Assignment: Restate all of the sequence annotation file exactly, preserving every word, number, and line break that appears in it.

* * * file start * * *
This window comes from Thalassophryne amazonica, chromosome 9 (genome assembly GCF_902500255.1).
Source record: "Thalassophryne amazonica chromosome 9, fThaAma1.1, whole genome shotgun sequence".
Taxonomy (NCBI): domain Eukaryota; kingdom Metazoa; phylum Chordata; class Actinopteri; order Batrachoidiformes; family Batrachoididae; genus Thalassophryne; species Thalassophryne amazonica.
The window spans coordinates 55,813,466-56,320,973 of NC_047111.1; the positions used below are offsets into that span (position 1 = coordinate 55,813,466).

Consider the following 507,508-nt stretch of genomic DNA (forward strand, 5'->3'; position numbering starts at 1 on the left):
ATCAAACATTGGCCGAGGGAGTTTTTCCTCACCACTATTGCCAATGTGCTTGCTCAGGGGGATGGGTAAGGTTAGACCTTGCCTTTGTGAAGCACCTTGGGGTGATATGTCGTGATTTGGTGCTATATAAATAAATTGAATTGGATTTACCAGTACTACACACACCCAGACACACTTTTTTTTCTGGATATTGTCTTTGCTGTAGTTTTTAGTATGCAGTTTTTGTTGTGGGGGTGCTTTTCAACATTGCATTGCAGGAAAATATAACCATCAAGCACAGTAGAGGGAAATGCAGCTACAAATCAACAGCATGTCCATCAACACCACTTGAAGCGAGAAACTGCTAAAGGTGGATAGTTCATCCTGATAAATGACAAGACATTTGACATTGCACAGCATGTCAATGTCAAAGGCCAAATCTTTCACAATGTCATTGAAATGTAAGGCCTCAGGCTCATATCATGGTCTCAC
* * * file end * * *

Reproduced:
This window comes from Thalassophryne amazonica, chromosome 9 (genome assembly GCF_902500255.1).
Source record: "Thalassophryne amazonica chromosome 9, fThaAma1.1, whole genome shotgun sequence".
Taxonomy (NCBI): domain Eukaryota; kingdom Metazoa; phylum Chordata; class Actinopteri; order Batrachoidiformes; family Batrachoididae; genus Thalassophryne; species Thalassophryne amazonica.
The window spans coordinates 55,813,466-56,320,973 of NC_047111.1; the positions used below are offsets into that span (position 1 = coordinate 55,813,466).

Consider the following 507,508-nt stretch of genomic DNA (forward strand, 5'->3'; position numbering starts at 1 on the left):
ATCAAACATTGGCCGAGGGAGTTTTTCCTCACCACTATTGCCAATGTGCTTGCTCAGGGGGATGGGTAAGGTTAGACCTTGCCTTTGTGAAGCACCTTGGGGTGATATGTCGTGATTTGGTGCTATATAAATAAATTGAATTGGATTTACCAGTACTACACACACCCAGACACACTTTTTTTTCTGGATATTGTCTTTGCTGTAGTTTTTAGTATGCAGTTTTTGTTGTGGGGGTGCTTTTCAACATTGCATTGCAGGAAAATATAACCATCAAGCACAGTAGAGGGAAATGCAGCTACAAATCAACAGCATGTCCATCAACACCACTTGAAGCGAGAAACTGCTAAAGGTGGATAGTTCATCCTGATAAATGACAAGACATTTGACATTGCACAGCATGTCAATGTCAAAGGCCAAATCTTTCACAATGTCATTGAAATGTAAGGCCTCAGGCTCATATCATGGTCTCAC